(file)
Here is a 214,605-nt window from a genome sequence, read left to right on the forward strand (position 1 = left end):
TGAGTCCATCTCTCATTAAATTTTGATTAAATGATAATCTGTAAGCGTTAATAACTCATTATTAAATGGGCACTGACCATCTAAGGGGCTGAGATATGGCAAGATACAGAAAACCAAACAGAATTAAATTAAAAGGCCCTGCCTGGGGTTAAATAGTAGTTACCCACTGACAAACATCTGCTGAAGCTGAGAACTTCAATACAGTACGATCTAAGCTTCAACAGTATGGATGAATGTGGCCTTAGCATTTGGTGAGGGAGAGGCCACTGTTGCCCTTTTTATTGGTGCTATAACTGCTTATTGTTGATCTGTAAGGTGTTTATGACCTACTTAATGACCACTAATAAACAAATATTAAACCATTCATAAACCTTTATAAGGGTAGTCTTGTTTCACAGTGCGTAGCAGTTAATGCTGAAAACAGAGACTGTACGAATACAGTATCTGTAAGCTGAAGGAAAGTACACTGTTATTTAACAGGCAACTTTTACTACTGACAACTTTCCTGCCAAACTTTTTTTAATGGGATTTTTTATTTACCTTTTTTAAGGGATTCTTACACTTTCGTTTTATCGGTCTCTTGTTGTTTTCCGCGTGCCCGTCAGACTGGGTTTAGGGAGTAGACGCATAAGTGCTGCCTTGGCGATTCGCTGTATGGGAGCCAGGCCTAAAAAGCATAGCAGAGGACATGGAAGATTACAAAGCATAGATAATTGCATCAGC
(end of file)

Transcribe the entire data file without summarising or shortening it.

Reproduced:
Here is a 214,605-nt window from a genome sequence, read left to right on the forward strand (position 1 = left end):
TGAGTCCATCTCTCATTAAATTTTGATTAAATGATAATCTGTAAGCGTTAATAACTCATTATTAAATGGGCACTGACCATCTAAGGGGCTGAGATATGGCAAGATACAGAAAACCAAACAGAATTAAATTAAAAGGCCCTGCCTGGGGTTAAATAGTAGTTACCCACTGACAAACATCTGCTGAAGCTGAGAACTTCAATACAGTACGATCTAAGCTTCAACAGTATGGATGAATGTGGCCTTAGCATTTGGTGAGGGAGAGGCCACTGTTGCCCTTTTTATTGGTGCTATAACTGCTTATTGTTGATCTGTAAGGTGTTTATGACCTACTTAATGACCACTAATAAACAAATATTAAACCATTCATAAACCTTTATAAGGGTAGTCTTGTTTCACAGTGCGTAGCAGTTAATGCTGAAAACAGAGACTGTACGAATACAGTATCTGTAAGCTGAAGGAAAGTACACTGTTATTTAACAGGCAACTTTTACTACTGACAACTTTCCTGCCAAACTTTTTTTAATGGGATTTTTTATTTACCTTTTTTAAGGGATTCTTACACTTTCGTTTTATCGGTCTCTTGTTGTTTTCCGCGTGCCCGTCAGACTGGGTTTAGGGAGTAGACGCATAAGTGCTGCCTTGGCGATTCGCTGTATGGGAGCCAGGCCTAAAAAGCATAGCAGAGGACATGGAAGATTACAAAGCATAGATAATTGCATCAGC